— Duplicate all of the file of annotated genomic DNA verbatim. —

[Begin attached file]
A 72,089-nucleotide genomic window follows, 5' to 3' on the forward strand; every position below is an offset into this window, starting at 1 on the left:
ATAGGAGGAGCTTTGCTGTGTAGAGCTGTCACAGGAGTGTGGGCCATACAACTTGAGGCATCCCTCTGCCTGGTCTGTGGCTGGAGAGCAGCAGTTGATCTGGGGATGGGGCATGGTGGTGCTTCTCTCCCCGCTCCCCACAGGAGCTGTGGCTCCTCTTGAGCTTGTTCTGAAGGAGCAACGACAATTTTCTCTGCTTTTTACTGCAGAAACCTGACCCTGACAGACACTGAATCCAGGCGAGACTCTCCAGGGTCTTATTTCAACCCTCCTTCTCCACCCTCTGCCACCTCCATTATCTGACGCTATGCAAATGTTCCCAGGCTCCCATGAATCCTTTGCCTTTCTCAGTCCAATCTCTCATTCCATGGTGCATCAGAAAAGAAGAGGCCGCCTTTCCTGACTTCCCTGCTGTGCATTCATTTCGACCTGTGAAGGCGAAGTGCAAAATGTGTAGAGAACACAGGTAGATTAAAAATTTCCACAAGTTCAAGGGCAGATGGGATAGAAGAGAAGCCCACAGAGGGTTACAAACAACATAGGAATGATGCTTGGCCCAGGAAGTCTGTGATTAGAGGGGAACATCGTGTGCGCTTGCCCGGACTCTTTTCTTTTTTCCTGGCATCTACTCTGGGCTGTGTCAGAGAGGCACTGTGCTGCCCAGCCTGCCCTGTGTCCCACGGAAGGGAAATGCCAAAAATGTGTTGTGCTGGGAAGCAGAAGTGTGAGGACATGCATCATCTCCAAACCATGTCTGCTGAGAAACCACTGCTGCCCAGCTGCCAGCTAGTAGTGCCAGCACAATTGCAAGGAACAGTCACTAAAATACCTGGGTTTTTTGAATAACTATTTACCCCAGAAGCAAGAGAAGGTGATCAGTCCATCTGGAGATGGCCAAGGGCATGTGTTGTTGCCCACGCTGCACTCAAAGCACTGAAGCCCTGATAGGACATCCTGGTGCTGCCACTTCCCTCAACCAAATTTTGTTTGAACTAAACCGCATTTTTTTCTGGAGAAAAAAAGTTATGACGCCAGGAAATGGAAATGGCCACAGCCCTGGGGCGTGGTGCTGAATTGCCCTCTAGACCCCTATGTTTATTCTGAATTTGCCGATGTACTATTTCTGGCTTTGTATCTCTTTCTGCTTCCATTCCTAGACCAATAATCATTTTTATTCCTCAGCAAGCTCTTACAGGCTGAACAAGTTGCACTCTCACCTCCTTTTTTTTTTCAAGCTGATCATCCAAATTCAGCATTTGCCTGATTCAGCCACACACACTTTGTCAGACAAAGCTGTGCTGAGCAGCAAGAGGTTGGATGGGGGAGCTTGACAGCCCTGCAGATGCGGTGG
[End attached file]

A 72,089-nucleotide genomic window follows, 5' to 3' on the forward strand; every position below is an offset into this window, starting at 1 on the left:
ATAGGAGGAGCTTTGCTGTGTAGAGCTGTCACAGGAGTGTGGGCCATACAACTTGAGGCATCCCTCTGCCTGGTCTGTGGCTGGAGAGCAGCAGTTGATCTGGGGATGGGGCATGGTGGTGCTTCTCTCCCCGCTCCCCACAGGAGCTGTGGCTCCTCTTGAGCTTGTTCTGAAGGAGCAACGACAATTTTCTCTGCTTTTTACTGCAGAAACCTGACCCTGACAGACACTGAATCCAGGCGAGACTCTCCAGGGTCTTATTTCAACCCTCCTTCTCCACCCTCTGCCACCTCCATTATCTGACGCTATGCAAATGTTCCCAGGCTCCCATGAATCCTTTGCCTTTCTCAGTCCAATCTCTCATTCCATGGTGCATCAGAAAAGAAGAGGCCGCCTTTCCTGACTTCCCTGCTGTGCATTCATTTCGACCTGTGAAGGCGAAGTGCAAAATGTGTAGAGAACACAGGTAGATTAAAAATTTCCACAAGTTCAAGGGCAGATGGGATAGAAGAGAAGCCCACAGAGGGTTACAAACAACATAGGAATGATGCTTGGCCCAGGAAGTCTGTGATTAGAGGGGAACATCGTGTGCGCTTGCCCGGACTCTTTTCTTTTTTCCTGGCATCTACTCTGGGCTGTGTCAGAGAGGCACTGTGCTGCCCAGCCTGCCCTGTGTCCCACGGAAGGGAAATGCCAAAAATGTGTTGTGCTGGGAAGCAGAAGTGTGAGGACATGCATCATCTCCAAACCATGTCTGCTGAGAAACCACTGCTGCCCAGCTGCCAGCTAGTAGTGCCAGCACAATTGCAAGGAACAGTCACTAAAATACCTGGGTTTTTTGAATAACTATTTACCCCAGAAGCAAGAGAAGGTGATCAGTCCATCTGGAGATGGCCAAGGGCATGTGTTGTTGCCCACGCTGCACTCAAAGCACTGAAGCCCTGATAGGACATCCTGGTGCTGCCACTTCCCTCAACCAAATTTTGTTTGAACTAAACCGCATTTTTTTCTGGAGAAAAAAAGTTATGACGCCAGGAAATGGAAATGGCCACAGCCCTGGGGCGTGGTGCTGAATTGCCCTCTAGACCCCTATGTTTATTCTGAATTTGCCGATGTACTATTTCTGGCTTTGTATCTCTTTCTGCTTCCATTCCTAGACCAATAATCATTTTTATTCCTCAGCAAGCTCTTACAGGCTGAACAAGTTGCACTCTCACCTCCTTTTTTTTTTCAAGCTGATCATCCAAATTCAGCATTTGCCTGATTCAGCCACACACACTTTGTCAGACAAAGCTGTGCTGAGCAGCAAGAGGTTGGATGGGGGAGCTTGACAGCCCTGCAGATGCGGTGG